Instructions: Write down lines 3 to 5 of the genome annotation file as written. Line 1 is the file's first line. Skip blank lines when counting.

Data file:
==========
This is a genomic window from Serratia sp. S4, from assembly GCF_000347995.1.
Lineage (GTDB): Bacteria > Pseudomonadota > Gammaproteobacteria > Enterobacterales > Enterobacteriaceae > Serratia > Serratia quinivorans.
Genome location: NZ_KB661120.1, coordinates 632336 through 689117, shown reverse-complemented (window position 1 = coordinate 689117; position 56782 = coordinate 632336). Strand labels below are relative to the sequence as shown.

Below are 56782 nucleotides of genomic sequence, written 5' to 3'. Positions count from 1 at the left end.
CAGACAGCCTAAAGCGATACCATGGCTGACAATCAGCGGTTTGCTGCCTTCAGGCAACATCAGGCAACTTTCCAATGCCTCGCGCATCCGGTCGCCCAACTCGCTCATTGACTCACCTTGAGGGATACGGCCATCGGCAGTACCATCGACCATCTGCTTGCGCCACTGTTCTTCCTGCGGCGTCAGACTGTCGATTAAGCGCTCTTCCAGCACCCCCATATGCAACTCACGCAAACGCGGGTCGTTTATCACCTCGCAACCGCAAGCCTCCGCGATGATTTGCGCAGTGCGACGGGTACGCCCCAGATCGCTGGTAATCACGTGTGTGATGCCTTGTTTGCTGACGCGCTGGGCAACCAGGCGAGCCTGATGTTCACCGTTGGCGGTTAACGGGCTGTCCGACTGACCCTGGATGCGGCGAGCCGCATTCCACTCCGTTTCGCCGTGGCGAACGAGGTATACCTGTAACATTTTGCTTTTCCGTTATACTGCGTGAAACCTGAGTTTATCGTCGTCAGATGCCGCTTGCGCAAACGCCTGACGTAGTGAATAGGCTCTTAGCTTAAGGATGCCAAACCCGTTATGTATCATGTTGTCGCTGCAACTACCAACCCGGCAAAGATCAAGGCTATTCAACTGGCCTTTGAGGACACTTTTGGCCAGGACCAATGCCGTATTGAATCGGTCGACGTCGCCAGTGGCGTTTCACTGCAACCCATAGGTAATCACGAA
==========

Genome location: NZ_KB661120.1, coordinates 632336 through 689117, shown reverse-complemented (window position 1 = coordinate 689117; position 56782 = coordinate 632336). Strand labels below are relative to the sequence as shown.

Below are 56782 nucleotides of genomic sequence, written 5' to 3'. Positions count from 1 at the left end.
CAGACAGCCTAAAGCGATACCATGGCTGACAATCAGCGGTTTGCTGCCTTCAGGCAACATCAGGCAACTTTCCAATGCCTCGCGCATCCGGTCGCCCAACTCGCTCATTGACTCACCTTGAGGGATACGGCCATCGGCAGTACCATCGACCATCTGCTTGCGCCACTGTTCTTCCTGCGGCGTCAGACTGTCGATTAAGCGCTCTTCCAGCACCCCCATATGCAACTCACGCAAACGCGGGTCGTTTATCACCTCGCAACCGCAAGCCTCCGCGATGATTTGCGCAGTGCGACGGGTACGCCCCAGATCGCTGGTAATCACGTGTGTGATGCCTTGTTTGCTGACGCGCTGGGCAACCAGGCGAGCCTGATGTTCACCGTTGGCGGTTAACGGGCTGTCCGACTGACCCTGGATGCGGCGAGCCGCATTCCACTCCGTTTCGCCGTGGCGAACGAGGTATACCTGTAACATTTTGCTTTTCCGTTATACTGCGTGAAACCTGAGTTTATCGTCGTCAGATGCCGCTTGCGCAAACGCCTGACGTAGTGAATAGGCTCTTAGCTTAAGGATGCCAAACCCGTTATGTATCATGTTGTCGCTGCAACTACCAACCCGGCAAAGATCAAGGCTATTCAACTGGCCTTTGAGGACACTTTTGGCCAGGACCAATGCCGTATTGAATCGGTCGACGTCGCCAGTGGCGTTTCACTGCAACCCATAGGTAATCACGAA